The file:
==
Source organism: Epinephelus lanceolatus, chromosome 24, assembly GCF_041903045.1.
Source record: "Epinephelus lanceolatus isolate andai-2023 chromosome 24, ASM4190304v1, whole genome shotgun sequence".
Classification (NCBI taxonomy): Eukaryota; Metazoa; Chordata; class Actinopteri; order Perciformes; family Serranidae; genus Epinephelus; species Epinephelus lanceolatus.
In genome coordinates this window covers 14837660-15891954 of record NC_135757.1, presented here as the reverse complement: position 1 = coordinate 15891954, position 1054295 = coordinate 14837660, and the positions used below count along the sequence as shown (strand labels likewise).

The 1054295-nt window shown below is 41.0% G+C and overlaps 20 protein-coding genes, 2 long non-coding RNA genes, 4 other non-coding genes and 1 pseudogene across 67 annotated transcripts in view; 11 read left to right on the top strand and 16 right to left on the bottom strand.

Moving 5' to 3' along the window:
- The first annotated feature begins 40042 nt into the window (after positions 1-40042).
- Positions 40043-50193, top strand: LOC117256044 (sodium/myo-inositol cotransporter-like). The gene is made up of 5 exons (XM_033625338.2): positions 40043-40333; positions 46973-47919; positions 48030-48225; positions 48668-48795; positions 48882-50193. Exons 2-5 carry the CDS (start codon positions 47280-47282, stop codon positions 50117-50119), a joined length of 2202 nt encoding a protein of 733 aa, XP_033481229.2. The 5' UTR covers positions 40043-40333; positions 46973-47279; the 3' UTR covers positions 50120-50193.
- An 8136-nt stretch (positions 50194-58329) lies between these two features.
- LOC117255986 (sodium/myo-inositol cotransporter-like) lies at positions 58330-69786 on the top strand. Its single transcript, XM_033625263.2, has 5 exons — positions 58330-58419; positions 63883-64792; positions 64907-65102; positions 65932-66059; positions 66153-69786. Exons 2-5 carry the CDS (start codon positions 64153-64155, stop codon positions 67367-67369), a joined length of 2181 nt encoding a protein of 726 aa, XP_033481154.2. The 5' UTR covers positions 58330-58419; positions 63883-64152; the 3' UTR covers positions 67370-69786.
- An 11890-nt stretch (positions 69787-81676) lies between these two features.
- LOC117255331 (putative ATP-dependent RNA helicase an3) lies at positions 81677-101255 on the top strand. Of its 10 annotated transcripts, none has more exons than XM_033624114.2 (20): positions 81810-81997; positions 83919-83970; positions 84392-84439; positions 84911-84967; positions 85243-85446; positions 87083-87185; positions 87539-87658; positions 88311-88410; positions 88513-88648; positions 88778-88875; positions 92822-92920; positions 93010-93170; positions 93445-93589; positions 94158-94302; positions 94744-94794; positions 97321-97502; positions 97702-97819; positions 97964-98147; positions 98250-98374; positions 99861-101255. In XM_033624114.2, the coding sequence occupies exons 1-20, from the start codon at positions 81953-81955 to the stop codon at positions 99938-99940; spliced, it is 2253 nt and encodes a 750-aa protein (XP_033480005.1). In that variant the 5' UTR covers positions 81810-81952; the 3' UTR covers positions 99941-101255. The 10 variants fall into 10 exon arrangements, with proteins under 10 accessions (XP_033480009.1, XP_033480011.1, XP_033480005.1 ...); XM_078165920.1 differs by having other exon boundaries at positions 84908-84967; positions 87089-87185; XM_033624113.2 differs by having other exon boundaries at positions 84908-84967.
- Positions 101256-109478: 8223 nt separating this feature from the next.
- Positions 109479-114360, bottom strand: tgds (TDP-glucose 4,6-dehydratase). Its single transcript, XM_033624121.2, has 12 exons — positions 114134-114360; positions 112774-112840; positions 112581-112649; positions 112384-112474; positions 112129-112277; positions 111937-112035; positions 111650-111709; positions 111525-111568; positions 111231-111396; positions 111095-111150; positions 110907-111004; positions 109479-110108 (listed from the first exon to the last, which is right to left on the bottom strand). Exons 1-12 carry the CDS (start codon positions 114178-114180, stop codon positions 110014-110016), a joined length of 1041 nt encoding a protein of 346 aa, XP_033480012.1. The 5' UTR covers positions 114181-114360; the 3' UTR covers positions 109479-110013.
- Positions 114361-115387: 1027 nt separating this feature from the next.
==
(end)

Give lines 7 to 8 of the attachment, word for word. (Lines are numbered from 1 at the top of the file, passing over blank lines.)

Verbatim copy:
- The first annotated feature begins 40042 nt into the window (after positions 1-40042).
- Positions 40043-50193, top strand: LOC117256044 (sodium/myo-inositol cotransporter-like). The gene is made up of 5 exons (XM_033625338.2): positions 40043-40333; positions 46973-47919; positions 48030-48225; positions 48668-48795; positions 48882-50193. Exons 2-5 carry the CDS (start codon positions 47280-47282, stop codon positions 50117-50119), a joined length of 2202 nt encoding a protein of 733 aa, XP_033481229.2. The 5' UTR covers positions 40043-40333; positions 46973-47279; the 3' UTR covers positions 50120-50193.